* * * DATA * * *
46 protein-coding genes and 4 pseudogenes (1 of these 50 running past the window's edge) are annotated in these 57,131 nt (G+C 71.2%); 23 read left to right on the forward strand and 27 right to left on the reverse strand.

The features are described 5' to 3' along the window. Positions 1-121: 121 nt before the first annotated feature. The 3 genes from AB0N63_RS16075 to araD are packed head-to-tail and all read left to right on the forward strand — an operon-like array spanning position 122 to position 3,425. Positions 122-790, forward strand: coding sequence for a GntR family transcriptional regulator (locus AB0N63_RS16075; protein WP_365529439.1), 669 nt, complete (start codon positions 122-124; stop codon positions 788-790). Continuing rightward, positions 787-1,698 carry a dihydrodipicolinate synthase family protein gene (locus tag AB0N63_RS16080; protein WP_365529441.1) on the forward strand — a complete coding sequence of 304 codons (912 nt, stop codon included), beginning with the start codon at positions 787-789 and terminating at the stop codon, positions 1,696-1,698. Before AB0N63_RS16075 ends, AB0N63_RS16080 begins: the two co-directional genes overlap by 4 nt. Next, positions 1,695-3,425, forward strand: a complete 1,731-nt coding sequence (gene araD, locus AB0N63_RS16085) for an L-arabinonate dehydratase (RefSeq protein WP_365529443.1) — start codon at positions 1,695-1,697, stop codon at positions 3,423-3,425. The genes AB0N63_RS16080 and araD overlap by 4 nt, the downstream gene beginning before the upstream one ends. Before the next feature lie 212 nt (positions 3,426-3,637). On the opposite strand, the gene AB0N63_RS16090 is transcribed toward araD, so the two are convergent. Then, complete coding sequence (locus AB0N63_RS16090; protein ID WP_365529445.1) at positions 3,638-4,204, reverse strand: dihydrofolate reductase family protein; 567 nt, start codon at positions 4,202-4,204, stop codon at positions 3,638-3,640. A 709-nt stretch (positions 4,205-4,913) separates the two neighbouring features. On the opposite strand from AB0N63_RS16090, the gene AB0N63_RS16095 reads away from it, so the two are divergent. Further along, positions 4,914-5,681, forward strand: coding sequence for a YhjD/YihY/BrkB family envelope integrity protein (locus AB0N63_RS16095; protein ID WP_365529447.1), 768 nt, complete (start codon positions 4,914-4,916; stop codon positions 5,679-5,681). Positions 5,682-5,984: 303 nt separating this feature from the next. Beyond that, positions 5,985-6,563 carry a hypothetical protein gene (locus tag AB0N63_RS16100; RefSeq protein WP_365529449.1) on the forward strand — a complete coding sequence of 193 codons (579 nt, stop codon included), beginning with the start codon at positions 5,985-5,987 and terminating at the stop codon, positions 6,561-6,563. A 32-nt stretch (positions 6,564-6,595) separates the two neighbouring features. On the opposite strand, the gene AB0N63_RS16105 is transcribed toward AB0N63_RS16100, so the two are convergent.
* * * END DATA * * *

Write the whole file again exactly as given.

46 protein-coding genes and 4 pseudogenes (1 of these 50 running past the window's edge) are annotated in these 57,131 nt (G+C 71.2%); 23 read left to right on the forward strand and 27 right to left on the reverse strand.

The features are described 5' to 3' along the window. Positions 1-121: 121 nt before the first annotated feature. The 3 genes from AB0N63_RS16075 to araD are packed head-to-tail and all read left to right on the forward strand — an operon-like array spanning position 122 to position 3,425. Positions 122-790, forward strand: coding sequence for a GntR family transcriptional regulator (locus AB0N63_RS16075; protein WP_365529439.1), 669 nt, complete (start codon positions 122-124; stop codon positions 788-790). Continuing rightward, positions 787-1,698 carry a dihydrodipicolinate synthase family protein gene (locus tag AB0N63_RS16080; protein WP_365529441.1) on the forward strand — a complete coding sequence of 304 codons (912 nt, stop codon included), beginning with the start codon at positions 787-789 and terminating at the stop codon, positions 1,696-1,698. Before AB0N63_RS16075 ends, AB0N63_RS16080 begins: the two co-directional genes overlap by 4 nt. Next, positions 1,695-3,425, forward strand: a complete 1,731-nt coding sequence (gene araD, locus AB0N63_RS16085) for an L-arabinonate dehydratase (RefSeq protein WP_365529443.1) — start codon at positions 1,695-1,697, stop codon at positions 3,423-3,425. The genes AB0N63_RS16080 and araD overlap by 4 nt, the downstream gene beginning before the upstream one ends. Before the next feature lie 212 nt (positions 3,426-3,637). On the opposite strand, the gene AB0N63_RS16090 is transcribed toward araD, so the two are convergent. Then, complete coding sequence (locus AB0N63_RS16090; protein ID WP_365529445.1) at positions 3,638-4,204, reverse strand: dihydrofolate reductase family protein; 567 nt, start codon at positions 4,202-4,204, stop codon at positions 3,638-3,640. A 709-nt stretch (positions 4,205-4,913) separates the two neighbouring features. On the opposite strand from AB0N63_RS16090, the gene AB0N63_RS16095 reads away from it, so the two are divergent. Further along, positions 4,914-5,681, forward strand: coding sequence for a YhjD/YihY/BrkB family envelope integrity protein (locus AB0N63_RS16095; protein ID WP_365529447.1), 768 nt, complete (start codon positions 4,914-4,916; stop codon positions 5,679-5,681). Positions 5,682-5,984: 303 nt separating this feature from the next. Beyond that, positions 5,985-6,563 carry a hypothetical protein gene (locus tag AB0N63_RS16100; RefSeq protein WP_365529449.1) on the forward strand — a complete coding sequence of 193 codons (579 nt, stop codon included), beginning with the start codon at positions 5,985-5,987 and terminating at the stop codon, positions 6,561-6,563. A 32-nt stretch (positions 6,564-6,595) separates the two neighbouring features. On the opposite strand, the gene AB0N63_RS16105 is transcribed toward AB0N63_RS16100, so the two are convergent.